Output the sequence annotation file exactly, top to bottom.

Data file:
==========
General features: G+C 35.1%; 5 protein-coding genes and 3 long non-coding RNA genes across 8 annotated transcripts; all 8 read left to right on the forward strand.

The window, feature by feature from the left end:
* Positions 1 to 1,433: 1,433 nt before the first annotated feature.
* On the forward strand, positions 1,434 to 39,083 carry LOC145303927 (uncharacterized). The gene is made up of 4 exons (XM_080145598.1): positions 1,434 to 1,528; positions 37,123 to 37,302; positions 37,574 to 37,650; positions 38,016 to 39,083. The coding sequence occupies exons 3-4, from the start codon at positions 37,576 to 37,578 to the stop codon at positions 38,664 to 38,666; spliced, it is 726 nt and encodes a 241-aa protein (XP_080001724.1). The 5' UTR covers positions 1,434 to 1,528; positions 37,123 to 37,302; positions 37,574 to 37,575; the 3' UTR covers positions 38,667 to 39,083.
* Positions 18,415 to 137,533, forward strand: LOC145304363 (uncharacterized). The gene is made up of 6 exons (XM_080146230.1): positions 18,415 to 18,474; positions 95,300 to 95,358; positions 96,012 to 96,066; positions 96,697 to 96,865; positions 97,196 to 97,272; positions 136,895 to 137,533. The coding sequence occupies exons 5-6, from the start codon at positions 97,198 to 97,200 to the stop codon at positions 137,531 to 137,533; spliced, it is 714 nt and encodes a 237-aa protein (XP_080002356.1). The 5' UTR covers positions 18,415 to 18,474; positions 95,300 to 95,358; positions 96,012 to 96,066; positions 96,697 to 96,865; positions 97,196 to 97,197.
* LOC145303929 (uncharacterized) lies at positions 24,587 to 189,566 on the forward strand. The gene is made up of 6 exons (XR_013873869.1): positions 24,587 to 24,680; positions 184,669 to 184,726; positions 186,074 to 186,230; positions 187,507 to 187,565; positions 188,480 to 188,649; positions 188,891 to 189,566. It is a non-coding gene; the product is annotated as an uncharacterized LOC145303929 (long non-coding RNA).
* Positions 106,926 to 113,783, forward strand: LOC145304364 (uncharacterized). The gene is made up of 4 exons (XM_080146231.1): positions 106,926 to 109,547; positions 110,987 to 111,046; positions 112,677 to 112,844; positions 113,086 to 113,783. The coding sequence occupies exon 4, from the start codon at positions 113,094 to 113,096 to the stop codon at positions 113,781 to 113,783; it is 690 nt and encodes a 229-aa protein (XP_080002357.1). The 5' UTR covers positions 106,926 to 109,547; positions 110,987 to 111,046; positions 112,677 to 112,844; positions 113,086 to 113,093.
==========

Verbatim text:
General features: G+C 35.1%; 5 protein-coding genes and 3 long non-coding RNA genes across 8 annotated transcripts; all 8 read left to right on the forward strand.

The window, feature by feature from the left end:
* Positions 1 to 1,433: 1,433 nt before the first annotated feature.
* On the forward strand, positions 1,434 to 39,083 carry LOC145303927 (uncharacterized). The gene is made up of 4 exons (XM_080145598.1): positions 1,434 to 1,528; positions 37,123 to 37,302; positions 37,574 to 37,650; positions 38,016 to 39,083. The coding sequence occupies exons 3-4, from the start codon at positions 37,576 to 37,578 to the stop codon at positions 38,664 to 38,666; spliced, it is 726 nt and encodes a 241-aa protein (XP_080001724.1). The 5' UTR covers positions 1,434 to 1,528; positions 37,123 to 37,302; positions 37,574 to 37,575; the 3' UTR covers positions 38,667 to 39,083.
* Positions 18,415 to 137,533, forward strand: LOC145304363 (uncharacterized). The gene is made up of 6 exons (XM_080146230.1): positions 18,415 to 18,474; positions 95,300 to 95,358; positions 96,012 to 96,066; positions 96,697 to 96,865; positions 97,196 to 97,272; positions 136,895 to 137,533. The coding sequence occupies exons 5-6, from the start codon at positions 97,198 to 97,200 to the stop codon at positions 137,531 to 137,533; spliced, it is 714 nt and encodes a 237-aa protein (XP_080002356.1). The 5' UTR covers positions 18,415 to 18,474; positions 95,300 to 95,358; positions 96,012 to 96,066; positions 96,697 to 96,865; positions 97,196 to 97,197.
* LOC145303929 (uncharacterized) lies at positions 24,587 to 189,566 on the forward strand. The gene is made up of 6 exons (XR_013873869.1): positions 24,587 to 24,680; positions 184,669 to 184,726; positions 186,074 to 186,230; positions 187,507 to 187,565; positions 188,480 to 188,649; positions 188,891 to 189,566. It is a non-coding gene; the product is annotated as an uncharacterized LOC145303929 (long non-coding RNA).
* Positions 106,926 to 113,783, forward strand: LOC145304364 (uncharacterized). The gene is made up of 4 exons (XM_080146231.1): positions 106,926 to 109,547; positions 110,987 to 111,046; positions 112,677 to 112,844; positions 113,086 to 113,783. The coding sequence occupies exon 4, from the start codon at positions 113,094 to 113,096 to the stop codon at positions 113,781 to 113,783; it is 690 nt and encodes a 229-aa protein (XP_080002357.1). The 5' UTR covers positions 106,926 to 109,547; positions 110,987 to 111,046; positions 112,677 to 112,844; positions 113,086 to 113,093.